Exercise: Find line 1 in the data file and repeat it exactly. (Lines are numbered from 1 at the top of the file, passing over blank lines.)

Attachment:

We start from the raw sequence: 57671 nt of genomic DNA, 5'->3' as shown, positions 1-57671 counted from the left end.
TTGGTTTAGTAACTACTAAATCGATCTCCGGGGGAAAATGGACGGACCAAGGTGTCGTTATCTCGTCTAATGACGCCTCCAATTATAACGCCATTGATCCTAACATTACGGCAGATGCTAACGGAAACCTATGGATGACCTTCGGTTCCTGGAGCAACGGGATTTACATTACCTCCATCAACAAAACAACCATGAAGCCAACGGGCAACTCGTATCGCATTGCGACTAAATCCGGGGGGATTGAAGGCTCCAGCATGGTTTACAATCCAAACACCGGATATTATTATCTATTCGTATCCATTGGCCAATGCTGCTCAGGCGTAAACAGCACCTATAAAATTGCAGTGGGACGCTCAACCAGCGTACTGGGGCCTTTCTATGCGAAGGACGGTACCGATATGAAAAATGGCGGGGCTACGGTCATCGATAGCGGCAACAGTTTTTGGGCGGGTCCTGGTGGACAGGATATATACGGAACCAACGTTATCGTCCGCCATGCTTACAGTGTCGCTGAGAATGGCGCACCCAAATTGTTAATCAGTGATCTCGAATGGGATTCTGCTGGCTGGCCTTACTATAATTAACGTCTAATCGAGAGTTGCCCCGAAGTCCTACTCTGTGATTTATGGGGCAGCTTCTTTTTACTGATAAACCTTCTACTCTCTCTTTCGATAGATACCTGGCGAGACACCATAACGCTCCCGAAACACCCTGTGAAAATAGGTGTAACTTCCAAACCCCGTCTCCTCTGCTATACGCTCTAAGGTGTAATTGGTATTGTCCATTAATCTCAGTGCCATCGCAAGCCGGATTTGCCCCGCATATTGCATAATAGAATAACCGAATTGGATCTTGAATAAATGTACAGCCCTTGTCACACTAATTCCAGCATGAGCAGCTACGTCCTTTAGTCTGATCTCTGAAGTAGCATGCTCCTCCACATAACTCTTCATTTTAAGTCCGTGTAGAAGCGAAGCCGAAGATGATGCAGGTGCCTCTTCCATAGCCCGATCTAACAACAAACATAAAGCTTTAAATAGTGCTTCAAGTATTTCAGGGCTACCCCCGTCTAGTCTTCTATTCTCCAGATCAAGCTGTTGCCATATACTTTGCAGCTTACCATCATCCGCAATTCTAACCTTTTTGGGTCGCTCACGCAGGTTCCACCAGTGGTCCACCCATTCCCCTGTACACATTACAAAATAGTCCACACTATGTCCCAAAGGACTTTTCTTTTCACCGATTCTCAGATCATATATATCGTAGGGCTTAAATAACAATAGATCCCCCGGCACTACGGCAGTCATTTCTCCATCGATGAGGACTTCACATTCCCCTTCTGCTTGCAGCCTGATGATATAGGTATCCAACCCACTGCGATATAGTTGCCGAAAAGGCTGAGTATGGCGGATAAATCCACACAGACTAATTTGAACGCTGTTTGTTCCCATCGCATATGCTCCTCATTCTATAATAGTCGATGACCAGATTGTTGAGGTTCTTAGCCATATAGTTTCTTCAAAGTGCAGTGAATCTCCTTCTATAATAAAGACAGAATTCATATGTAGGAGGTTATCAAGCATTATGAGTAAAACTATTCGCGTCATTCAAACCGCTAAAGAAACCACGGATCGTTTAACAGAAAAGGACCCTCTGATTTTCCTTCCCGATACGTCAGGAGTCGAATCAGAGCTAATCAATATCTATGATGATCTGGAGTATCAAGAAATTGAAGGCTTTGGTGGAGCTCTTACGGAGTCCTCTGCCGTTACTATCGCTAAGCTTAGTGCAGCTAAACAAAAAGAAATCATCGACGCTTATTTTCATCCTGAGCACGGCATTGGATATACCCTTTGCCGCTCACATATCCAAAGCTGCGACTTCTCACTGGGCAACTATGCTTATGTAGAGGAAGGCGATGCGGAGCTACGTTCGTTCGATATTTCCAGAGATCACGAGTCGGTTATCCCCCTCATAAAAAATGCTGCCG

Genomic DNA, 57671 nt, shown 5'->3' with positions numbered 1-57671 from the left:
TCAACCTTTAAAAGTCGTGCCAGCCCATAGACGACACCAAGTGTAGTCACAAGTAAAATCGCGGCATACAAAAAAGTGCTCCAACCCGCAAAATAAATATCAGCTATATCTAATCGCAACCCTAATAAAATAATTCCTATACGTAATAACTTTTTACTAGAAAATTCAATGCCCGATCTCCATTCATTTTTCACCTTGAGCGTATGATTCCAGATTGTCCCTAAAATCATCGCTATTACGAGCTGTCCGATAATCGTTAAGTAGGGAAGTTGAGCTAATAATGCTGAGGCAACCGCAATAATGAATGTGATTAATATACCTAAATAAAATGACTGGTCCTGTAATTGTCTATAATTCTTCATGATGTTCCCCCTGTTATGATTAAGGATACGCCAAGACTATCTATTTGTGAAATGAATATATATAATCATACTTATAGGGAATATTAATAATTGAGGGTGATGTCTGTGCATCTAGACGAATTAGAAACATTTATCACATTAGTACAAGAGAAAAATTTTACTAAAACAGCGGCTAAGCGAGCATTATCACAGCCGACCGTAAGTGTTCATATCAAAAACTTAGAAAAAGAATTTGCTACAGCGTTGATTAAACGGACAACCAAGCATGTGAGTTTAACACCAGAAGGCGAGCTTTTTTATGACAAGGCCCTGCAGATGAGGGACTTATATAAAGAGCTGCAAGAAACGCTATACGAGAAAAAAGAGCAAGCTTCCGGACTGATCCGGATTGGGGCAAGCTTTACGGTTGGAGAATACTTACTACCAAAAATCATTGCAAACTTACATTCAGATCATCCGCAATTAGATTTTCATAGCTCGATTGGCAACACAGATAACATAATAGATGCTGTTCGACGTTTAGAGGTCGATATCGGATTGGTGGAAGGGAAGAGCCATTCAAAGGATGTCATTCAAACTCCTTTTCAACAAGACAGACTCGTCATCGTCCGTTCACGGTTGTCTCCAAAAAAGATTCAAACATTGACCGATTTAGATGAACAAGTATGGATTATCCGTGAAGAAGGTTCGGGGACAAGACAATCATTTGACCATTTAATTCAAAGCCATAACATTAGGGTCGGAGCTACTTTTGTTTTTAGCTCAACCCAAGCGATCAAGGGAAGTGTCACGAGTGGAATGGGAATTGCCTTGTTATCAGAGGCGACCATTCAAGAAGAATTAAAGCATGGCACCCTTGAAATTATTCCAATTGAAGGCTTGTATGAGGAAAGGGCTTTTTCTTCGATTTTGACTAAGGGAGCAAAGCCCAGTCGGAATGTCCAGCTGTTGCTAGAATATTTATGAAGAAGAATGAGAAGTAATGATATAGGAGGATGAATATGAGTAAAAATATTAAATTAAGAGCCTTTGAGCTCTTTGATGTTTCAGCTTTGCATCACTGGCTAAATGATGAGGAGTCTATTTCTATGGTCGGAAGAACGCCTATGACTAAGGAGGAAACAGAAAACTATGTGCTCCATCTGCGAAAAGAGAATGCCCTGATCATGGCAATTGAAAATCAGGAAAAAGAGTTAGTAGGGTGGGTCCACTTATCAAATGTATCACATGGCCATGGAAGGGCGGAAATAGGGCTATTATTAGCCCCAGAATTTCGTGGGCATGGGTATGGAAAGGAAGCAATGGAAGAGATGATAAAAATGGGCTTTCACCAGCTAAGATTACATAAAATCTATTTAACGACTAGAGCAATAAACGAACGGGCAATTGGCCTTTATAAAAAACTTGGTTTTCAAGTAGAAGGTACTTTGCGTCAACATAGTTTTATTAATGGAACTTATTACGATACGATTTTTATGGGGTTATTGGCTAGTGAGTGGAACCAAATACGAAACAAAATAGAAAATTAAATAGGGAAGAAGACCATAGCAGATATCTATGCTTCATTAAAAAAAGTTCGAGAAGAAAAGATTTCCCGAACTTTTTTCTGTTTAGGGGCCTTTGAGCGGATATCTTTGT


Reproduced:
We start from the raw sequence: 57671 nt of genomic DNA, 5'->3' as shown, positions 1-57671 counted from the left end.